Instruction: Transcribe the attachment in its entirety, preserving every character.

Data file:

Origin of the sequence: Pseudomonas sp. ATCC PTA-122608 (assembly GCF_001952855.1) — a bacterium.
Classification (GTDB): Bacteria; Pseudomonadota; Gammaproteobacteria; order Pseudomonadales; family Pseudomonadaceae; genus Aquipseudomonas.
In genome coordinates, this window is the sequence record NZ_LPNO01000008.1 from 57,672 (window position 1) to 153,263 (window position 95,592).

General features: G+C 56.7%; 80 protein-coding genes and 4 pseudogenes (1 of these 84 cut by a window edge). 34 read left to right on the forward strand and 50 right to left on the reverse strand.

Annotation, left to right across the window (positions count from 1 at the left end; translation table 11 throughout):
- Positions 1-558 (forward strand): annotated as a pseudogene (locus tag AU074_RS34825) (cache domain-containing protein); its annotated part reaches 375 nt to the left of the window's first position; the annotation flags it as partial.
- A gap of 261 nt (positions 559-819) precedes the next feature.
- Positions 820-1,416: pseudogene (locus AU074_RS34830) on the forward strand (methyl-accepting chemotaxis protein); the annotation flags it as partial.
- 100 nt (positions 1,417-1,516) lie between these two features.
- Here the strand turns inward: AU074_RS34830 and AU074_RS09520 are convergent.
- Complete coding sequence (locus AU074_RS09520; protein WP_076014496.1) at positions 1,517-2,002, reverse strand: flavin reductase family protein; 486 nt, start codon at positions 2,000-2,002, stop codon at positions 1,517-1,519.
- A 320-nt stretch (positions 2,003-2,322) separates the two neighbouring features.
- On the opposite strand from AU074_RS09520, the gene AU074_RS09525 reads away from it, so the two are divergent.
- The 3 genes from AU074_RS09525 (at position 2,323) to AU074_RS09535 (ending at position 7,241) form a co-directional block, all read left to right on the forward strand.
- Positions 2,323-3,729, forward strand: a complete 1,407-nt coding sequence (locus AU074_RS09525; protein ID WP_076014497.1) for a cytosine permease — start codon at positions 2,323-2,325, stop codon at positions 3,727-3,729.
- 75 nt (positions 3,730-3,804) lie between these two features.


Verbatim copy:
Origin of the sequence: Pseudomonas sp. ATCC PTA-122608 (assembly GCF_001952855.1) — a bacterium.
Classification (GTDB): Bacteria; Pseudomonadota; Gammaproteobacteria; order Pseudomonadales; family Pseudomonadaceae; genus Aquipseudomonas.
In genome coordinates, this window is the sequence record NZ_LPNO01000008.1 from 57,672 (window position 1) to 153,263 (window position 95,592).

General features: G+C 56.7%; 80 protein-coding genes and 4 pseudogenes (1 of these 84 cut by a window edge). 34 read left to right on the forward strand and 50 right to left on the reverse strand.

Annotation, left to right across the window (positions count from 1 at the left end; translation table 11 throughout):
- Positions 1-558 (forward strand): annotated as a pseudogene (locus tag AU074_RS34825) (cache domain-containing protein); its annotated part reaches 375 nt to the left of the window's first position; the annotation flags it as partial.
- A gap of 261 nt (positions 559-819) precedes the next feature.
- Positions 820-1,416: pseudogene (locus AU074_RS34830) on the forward strand (methyl-accepting chemotaxis protein); the annotation flags it as partial.
- 100 nt (positions 1,417-1,516) lie between these two features.
- Here the strand turns inward: AU074_RS34830 and AU074_RS09520 are convergent.
- Complete coding sequence (locus AU074_RS09520; protein WP_076014496.1) at positions 1,517-2,002, reverse strand: flavin reductase family protein; 486 nt, start codon at positions 2,000-2,002, stop codon at positions 1,517-1,519.
- A 320-nt stretch (positions 2,003-2,322) separates the two neighbouring features.
- On the opposite strand from AU074_RS09520, the gene AU074_RS09525 reads away from it, so the two are divergent.
- The 3 genes from AU074_RS09525 (at position 2,323) to AU074_RS09535 (ending at position 7,241) form a co-directional block, all read left to right on the forward strand.
- Positions 2,323-3,729, forward strand: a complete 1,407-nt coding sequence (locus AU074_RS09525; protein ID WP_076014497.1) for a cytosine permease — start codon at positions 2,323-2,325, stop codon at positions 3,727-3,729.
- 75 nt (positions 3,730-3,804) lie between these two features.